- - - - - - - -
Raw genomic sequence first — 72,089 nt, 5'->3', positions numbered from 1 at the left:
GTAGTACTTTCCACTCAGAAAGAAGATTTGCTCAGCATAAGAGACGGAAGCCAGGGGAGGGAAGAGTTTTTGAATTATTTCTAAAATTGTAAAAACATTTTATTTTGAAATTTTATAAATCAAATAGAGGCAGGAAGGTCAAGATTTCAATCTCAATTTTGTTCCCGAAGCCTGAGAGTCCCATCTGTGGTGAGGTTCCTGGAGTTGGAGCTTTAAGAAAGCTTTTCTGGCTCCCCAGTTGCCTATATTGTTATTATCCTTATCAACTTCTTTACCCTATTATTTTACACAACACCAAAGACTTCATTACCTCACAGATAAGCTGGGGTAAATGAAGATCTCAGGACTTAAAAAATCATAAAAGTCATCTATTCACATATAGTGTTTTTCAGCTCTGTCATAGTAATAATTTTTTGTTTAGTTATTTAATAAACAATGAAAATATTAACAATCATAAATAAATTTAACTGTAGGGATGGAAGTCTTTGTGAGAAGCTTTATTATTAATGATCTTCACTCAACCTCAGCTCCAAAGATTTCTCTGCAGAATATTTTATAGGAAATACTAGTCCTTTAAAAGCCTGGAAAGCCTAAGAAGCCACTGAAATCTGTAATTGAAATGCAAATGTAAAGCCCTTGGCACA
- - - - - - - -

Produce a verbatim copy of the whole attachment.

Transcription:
Raw genomic sequence first — 72,089 nt, 5'->3', positions numbered from 1 at the left:
GTAGTACTTTCCACTCAGAAAGAAGATTTGCTCAGCATAAGAGACGGAAGCCAGGGGAGGGAAGAGTTTTTGAATTATTTCTAAAATTGTAAAAACATTTTATTTTGAAATTTTATAAATCAAATAGAGGCAGGAAGGTCAAGATTTCAATCTCAATTTTGTTCCCGAAGCCTGAGAGTCCCATCTGTGGTGAGGTTCCTGGAGTTGGAGCTTTAAGAAAGCTTTTCTGGCTCCCCAGTTGCCTATATTGTTATTATCCTTATCAACTTCTTTACCCTATTATTTTACACAACACCAAAGACTTCATTACCTCACAGATAAGCTGGGGTAAATGAAGATCTCAGGACTTAAAAAATCATAAAAGTCATCTATTCACATATAGTGTTTTTCAGCTCTGTCATAGTAATAATTTTTTGTTTAGTTATTTAATAAACAATGAAAATATTAACAATCATAAATAAATTTAACTGTAGGGATGGAAGTCTTTGTGAGAAGCTTTATTATTAATGATCTTCACTCAACCTCAGCTCCAAAGATTTCTCTGCAGAATATTTTATAGGAAATACTAGTCCTTTAAAAGCCTGGAAAGCCTAAGAAGCCACTGAAATCTGTAATTGAAATGCAAATGTAAAGCCCTTGGCACA